The Go-Go Killers (Huntsville)
V8 Death Car (Montgomery)
Jonny & The Black Frames (Huntsville)
Skeptic? (Birmingham)
Cadillac Junkies (Atlanta)

6-11:30PM, Saturday, June 4th at Straight to Ale Brewery Huntsville, AL
All Ages welcome. 12 and Under Free, 13 and Older $10
DIXIE DANGER FEST 2016 partners in crime: Straight to Ale, Depth Charge Sound Studio, The Invisible City, ZMC Event Productions, & Know Huntsville

Tuesday, May 24, 2016

This Is Not Just About Stuff Flea Or Iggy Said: Rambling In Defense Of Progress...And Youth...Or Something To That Effect

    Every few months, there’s another article containing a music veteran stating that “rock ‘n’ roll” (whatever that is) is in some sort of dire circumstance because “the kids” today care more about image or money or fame or who-knows-what than the previous generations and that there is little innovation or even passion. Well, I hate to report to our heroes that they’re wisdom is flawed. 
    First off, very few of these rock stars have much to do with “the kids”. Even the so-called down-to-earth guys rarely have access to the real next wave of innovators. Why? Because those innovators are underground. Remember that word? It’s what many of you folks used to be before ya “made it”. I’m not trying to say that you’re out of it because you sold out or something. What I’m saying is that after one reaches a certain level of popularity (with or without actual money to show for it), access to a certain subterranean level is more restricted. Your view is also likely to be obscured by the all-image/no-substance bands and performers standing in the front hollering for your (and everyone’s) attention. Those idiots have always existed, it's just that now they're blocking the view. Or drowning the sound. If your band has ever mimed at the Super Bowl, you probably don't have garage-paled noisy nobodies opening for ya at festivals. You get pop or a "pop" version of something.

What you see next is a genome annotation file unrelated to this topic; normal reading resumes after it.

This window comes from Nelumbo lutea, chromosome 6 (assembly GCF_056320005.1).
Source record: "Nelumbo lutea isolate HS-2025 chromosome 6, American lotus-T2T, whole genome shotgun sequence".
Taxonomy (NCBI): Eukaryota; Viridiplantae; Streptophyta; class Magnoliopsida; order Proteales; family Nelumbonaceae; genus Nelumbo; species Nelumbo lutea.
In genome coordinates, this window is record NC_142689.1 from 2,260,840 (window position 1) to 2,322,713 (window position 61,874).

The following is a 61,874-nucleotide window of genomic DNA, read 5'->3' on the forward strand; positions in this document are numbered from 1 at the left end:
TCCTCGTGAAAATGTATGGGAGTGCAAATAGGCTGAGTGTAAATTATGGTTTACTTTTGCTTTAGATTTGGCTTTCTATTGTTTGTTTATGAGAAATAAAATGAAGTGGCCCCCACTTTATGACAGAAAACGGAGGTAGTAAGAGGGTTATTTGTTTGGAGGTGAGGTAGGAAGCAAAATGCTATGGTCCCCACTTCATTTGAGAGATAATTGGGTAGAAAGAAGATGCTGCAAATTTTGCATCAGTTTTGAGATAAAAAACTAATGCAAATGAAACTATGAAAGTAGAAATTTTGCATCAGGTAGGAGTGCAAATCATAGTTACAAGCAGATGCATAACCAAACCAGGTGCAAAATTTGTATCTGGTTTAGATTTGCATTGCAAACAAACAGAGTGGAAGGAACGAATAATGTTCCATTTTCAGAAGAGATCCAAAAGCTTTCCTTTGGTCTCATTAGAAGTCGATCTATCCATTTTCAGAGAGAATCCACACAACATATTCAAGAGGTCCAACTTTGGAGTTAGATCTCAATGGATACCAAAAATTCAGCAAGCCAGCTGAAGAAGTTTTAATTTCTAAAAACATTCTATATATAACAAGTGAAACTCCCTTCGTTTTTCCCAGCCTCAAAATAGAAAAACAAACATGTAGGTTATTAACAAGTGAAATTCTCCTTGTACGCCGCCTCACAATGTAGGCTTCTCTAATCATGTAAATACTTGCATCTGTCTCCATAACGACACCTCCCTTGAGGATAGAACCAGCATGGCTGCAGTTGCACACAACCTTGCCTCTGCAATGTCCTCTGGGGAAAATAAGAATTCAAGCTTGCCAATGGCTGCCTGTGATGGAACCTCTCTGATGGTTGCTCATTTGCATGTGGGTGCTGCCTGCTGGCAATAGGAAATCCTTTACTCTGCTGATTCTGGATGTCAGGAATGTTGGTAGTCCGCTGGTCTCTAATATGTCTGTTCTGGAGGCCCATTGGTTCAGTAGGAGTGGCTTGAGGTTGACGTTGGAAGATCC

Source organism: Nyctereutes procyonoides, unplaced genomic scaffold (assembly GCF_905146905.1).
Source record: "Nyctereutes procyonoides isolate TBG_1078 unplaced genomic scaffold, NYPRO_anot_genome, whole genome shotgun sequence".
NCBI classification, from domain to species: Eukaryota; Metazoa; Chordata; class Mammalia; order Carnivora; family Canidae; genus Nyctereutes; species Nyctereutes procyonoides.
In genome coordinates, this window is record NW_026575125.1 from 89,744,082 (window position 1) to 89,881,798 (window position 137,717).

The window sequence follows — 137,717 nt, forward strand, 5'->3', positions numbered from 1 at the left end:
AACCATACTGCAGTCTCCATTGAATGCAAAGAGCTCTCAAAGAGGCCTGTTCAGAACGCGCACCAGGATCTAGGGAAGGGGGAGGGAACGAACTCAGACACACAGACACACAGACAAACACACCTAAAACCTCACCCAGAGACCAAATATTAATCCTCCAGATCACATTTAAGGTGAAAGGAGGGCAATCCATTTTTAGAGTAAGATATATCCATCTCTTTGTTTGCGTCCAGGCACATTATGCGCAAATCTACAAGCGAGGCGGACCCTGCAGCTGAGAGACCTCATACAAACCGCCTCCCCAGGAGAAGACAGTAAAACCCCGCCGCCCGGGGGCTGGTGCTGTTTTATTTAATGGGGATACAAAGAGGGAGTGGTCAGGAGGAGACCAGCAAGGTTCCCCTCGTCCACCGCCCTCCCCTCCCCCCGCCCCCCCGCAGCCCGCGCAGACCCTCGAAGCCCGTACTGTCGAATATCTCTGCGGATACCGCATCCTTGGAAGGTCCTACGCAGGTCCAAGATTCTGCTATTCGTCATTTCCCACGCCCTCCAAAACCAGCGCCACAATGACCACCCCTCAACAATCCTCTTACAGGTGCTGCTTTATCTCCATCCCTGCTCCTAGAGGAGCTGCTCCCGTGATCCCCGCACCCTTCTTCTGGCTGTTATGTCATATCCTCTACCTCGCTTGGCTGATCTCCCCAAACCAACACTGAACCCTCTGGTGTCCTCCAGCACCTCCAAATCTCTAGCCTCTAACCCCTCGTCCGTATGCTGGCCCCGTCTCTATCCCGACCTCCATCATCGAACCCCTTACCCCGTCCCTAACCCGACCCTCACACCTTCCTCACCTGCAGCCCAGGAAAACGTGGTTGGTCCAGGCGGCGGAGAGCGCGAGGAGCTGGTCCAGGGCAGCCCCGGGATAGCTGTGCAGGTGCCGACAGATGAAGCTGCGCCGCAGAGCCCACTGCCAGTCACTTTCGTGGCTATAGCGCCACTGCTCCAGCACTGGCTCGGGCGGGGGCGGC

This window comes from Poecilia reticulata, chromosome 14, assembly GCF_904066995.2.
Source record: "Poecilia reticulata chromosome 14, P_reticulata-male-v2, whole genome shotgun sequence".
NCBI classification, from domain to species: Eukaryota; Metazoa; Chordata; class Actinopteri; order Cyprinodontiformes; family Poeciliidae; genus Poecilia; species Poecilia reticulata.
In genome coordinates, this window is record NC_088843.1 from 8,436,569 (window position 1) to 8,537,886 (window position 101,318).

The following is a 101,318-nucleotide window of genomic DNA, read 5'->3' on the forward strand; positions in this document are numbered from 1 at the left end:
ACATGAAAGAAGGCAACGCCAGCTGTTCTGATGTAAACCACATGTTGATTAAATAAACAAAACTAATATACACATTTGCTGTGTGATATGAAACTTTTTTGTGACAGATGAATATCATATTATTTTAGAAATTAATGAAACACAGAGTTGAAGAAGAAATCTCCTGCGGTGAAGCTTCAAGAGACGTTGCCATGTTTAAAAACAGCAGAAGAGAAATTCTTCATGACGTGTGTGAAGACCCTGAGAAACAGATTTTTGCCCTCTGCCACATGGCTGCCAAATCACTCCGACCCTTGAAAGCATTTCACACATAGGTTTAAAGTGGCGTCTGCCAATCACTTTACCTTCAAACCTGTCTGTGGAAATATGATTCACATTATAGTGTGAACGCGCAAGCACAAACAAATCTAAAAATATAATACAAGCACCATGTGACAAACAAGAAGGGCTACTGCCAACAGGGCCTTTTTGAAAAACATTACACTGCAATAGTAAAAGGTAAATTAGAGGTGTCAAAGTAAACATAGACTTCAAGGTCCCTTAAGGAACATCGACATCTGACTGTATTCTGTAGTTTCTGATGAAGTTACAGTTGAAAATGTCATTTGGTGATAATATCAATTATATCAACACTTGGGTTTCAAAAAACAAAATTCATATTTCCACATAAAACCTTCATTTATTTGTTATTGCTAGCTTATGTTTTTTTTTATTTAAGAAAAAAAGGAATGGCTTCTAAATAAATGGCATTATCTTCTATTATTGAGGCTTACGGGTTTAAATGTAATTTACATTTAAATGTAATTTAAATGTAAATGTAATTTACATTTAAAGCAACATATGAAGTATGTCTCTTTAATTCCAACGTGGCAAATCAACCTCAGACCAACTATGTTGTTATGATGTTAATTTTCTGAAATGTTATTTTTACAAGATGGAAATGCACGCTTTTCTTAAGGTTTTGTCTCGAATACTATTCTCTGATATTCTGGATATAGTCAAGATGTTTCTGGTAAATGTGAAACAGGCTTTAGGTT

Music is easier to create, record, and distribute than ever before. There’s a lot more of “the good stuff” than ever before. It’s just that you have to sort through even more crap. But it’s worth it. I'm not gonna pull some bullshit like trying to imply that these folks are too old to "get it". I can't. Where the Hell does that put me? Where does that put any of us? The idea of musical revolution being a youth-oriented phenomenon does have some truth to it. Young adults are often trying to find their way through art that deviates from that of their parents' generation. Popular music being directed/crafted toward a teenage demographic, however, was instigated by Major Record Labels. But the way many fans get their music today is just different from before. We're talkin' digital downloads. Teenagers, who typically have less income, are going to get their music by the cheapest, easiest means. Digital is the route many will take. Especially now that smartphones are often their main music playing devices. If you're in your 50's and you don't see kids buying CDs, that doesn't mean that music is stagnant. Record Stores are dying. I hate that. That doesn't mean the music itself is in danger. The Record Industry is dying? They just committed slow suicide. Unfortunately, they're inconsiderately trying to take the Stores with them. Keep going to the stores and encourage (pressure mercilessly) your friends to do the same. Artists want to be heard. They will go where fans are listening. 
    The "Music Industry" is in a transitional period. It's scary. That's good. CHANGE IS SCARY. There are kids (of all ages) everywhere making a racket. Some of that racket will change music forever. -Adam Harmless